The following function goes back from the goal to the start following the **Parent** link of each node:

Private Sub CheckBack( iNode as cNode ) 'Add waypoint With Unit( TargetUnit ) 'Create waypoint .WayPointCount = .WayPointCount + 1 ReDim Preserve .WayPoint( .WayPointCount ) 'Setup waypoint .WayPoint( .WayPointCount ).X = iNode.X .WayPoint( .WayPointCount ).Y = iNode.Y End With If Not iNode.Parent Is Nothing Then 'Check next parent CheckBack iNode.Parent End If End Sub

First the current node is added to the unit as a **waypoint**. The second step is to check if there's any **Parent** node. If so we continue re-constructing the path from there, if not we're done here.

Now that's it for the path finding module, the rest is left to the units.

All we have to do now is implementing a function that moves the units towards their next waypoint. Since we already have a frequently-called function (UpdateUnits) we can extend this one. We're getting a little deeper into maths but please try to understand what the code does.

Public Sub UpdateUnits() Dim A as Long Dim Angle as Single Dim TempDestination as tCoord2D 'Frequently update For A = 1 To UnitCount With Unit( A ) If .WayPointCount > -1 Then 'Get waypoint position TempDestination.X = .WayPoint( .WayPointCount ).X * TileSize TempDestination.Y = .WayPoint( .WayPointCount ).Y * TileSize

The function first gets the next **waypoint's position** converting it into **pixel-based** coordinates.

'Check distance If Distance( .X, .Y, TempDestination.X, TempDestination.Y ) < ( TileSize / 2 ) Then 'Step to next waypoint .WayPointCount = .WayPointCount - 1

If the **distance** is small enough we reached this waypoint and can go on to the next one. I used **( TileSize / 2 )** here to make sure the unit is on the specified tile, the smaller this value is the nearer will the unit move towards the center of each tile.

Else 'Get angle to next waypoint Angle = GetAngle( CSng( .X ), CSng( .Y ), CSng( TempDestination.X ), CSng( TempDestination.Y ) )

First we get the **angle** between the waypoint and the unit. Knowing the angle allows us to keep the moving speed **constant** even when moving diagonal.

'Get 4-based direction If Angle >= ( Pi / 4 ) * 5 And Angle < ( Pi / 4 ) * 7 Then: .Direction = 0 If Angle >= ( Pi / 4 ) * 7 Or Angle < ( Pi / 4 ) * 1 Then: .Direction = 1 If Angle >= ( Pi / 4 ) * 1 And Angle < ( Pi / 4 ) * 3 Then: .Direction = 2 If Angle >= ( Pi / 4 ) * 3 And Angle < ( Pi / 4 ) * 5 Then: .Direction = 3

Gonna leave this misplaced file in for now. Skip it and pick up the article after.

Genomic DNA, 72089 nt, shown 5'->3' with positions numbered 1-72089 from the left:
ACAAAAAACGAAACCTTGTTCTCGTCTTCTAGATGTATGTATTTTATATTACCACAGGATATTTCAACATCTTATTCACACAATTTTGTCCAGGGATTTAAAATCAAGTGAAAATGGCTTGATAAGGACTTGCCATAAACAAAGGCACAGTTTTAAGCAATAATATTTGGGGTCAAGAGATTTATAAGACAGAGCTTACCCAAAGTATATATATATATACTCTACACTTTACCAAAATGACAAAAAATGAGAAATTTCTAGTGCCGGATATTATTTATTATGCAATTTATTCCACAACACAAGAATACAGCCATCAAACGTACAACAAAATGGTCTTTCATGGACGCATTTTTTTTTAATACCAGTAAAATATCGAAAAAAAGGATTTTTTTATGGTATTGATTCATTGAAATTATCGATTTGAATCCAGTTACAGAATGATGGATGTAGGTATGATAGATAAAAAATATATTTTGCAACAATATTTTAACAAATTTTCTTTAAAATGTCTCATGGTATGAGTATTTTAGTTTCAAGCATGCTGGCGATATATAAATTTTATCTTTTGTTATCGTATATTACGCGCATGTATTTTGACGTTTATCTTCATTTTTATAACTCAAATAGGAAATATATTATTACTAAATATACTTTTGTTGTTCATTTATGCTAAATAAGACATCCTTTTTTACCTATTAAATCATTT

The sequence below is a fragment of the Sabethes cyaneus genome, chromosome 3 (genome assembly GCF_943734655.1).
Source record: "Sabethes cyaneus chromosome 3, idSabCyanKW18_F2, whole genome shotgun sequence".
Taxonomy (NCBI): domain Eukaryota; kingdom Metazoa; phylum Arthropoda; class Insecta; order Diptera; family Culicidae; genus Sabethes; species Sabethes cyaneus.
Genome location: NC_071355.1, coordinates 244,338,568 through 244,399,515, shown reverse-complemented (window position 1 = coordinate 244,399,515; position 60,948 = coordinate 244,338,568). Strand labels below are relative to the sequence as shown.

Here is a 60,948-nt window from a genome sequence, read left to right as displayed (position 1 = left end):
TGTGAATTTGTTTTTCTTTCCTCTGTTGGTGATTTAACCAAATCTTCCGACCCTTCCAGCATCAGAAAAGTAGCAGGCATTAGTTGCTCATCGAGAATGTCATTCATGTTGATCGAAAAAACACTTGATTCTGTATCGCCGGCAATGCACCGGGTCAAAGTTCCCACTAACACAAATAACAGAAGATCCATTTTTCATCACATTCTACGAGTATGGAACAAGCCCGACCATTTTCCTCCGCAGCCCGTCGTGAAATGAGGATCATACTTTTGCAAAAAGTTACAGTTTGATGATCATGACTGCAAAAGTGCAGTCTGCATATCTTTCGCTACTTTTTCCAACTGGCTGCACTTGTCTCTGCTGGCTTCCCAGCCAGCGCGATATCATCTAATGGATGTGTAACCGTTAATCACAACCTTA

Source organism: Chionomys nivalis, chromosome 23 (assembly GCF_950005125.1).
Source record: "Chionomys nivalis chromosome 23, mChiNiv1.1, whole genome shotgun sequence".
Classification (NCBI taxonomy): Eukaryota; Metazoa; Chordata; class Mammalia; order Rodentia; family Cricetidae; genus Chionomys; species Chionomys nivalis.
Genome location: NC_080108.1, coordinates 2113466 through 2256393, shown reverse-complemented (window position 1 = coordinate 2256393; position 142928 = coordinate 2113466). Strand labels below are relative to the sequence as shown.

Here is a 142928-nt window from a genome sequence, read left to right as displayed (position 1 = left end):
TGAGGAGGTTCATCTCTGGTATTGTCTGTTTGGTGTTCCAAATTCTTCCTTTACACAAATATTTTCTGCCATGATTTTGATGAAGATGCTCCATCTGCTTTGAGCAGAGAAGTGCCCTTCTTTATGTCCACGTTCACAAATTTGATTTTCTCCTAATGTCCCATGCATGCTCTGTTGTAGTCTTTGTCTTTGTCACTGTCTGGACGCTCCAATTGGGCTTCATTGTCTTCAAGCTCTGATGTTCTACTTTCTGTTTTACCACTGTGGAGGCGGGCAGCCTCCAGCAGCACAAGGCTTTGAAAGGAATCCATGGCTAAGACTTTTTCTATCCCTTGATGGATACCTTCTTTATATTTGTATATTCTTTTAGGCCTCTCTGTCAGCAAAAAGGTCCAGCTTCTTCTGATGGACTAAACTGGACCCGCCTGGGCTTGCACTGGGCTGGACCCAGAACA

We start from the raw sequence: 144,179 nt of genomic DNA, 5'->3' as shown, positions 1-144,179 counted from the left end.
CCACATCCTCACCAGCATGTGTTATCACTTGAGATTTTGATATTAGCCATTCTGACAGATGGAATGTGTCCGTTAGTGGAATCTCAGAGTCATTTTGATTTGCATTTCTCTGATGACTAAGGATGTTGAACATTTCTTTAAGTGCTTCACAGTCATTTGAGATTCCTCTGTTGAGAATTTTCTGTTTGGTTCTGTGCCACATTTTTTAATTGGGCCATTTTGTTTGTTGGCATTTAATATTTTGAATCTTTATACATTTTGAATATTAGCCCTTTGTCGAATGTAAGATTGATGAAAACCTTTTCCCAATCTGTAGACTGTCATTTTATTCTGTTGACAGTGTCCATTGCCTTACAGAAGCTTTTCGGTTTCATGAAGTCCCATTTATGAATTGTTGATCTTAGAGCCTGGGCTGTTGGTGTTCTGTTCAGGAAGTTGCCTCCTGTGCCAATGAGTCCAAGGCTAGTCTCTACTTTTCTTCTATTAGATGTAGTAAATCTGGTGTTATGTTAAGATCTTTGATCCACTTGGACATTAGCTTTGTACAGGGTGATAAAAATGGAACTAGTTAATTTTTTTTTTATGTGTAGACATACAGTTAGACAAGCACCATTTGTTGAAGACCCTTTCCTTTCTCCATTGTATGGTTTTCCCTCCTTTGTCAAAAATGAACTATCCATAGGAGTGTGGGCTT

This is a pure visual effect setting the **direction** so the unit looks into the correct direction when moving. Note that angles are in **rad** where 90 degrees would be (Pi / 2), thus the weird Pi-divisions.

'Move in this direction MoveUnit A, .X + ( Cos( Angle ) * .Speed ), .Y + ( Sin( Angle ) * .Speed )

Finally we move the unit towards the waypoint. The **Cos()** function returns the X-component, the **Sin()** function the Y-component of the angle. Note that I added a **Speed** property to the unit Type here, in the example all units move the same speed however.

End If End If 'Animate if moved .Animated = .Moved .Moved = False

This check stays the same of course.

End With Next End Sub

Breath-through now, you're done with the tutorial. In the first part you learned about the **theory** and how the famous **A*** algorithm works. The second part showed you how to make a fully-working path finding that even checks the map for **unit collisions** and **tile friction**. The final step was using the **waypoints** given by the path finding so the unit moves there smoothly.

In the **sample code** I added a short function to make the waypoints visible. I didn't explain this in the tutorial since that's for **debug reasons** only. You can simply turn it off by removing the code. And now download that sample and check it out!

- Download Showing the code in action

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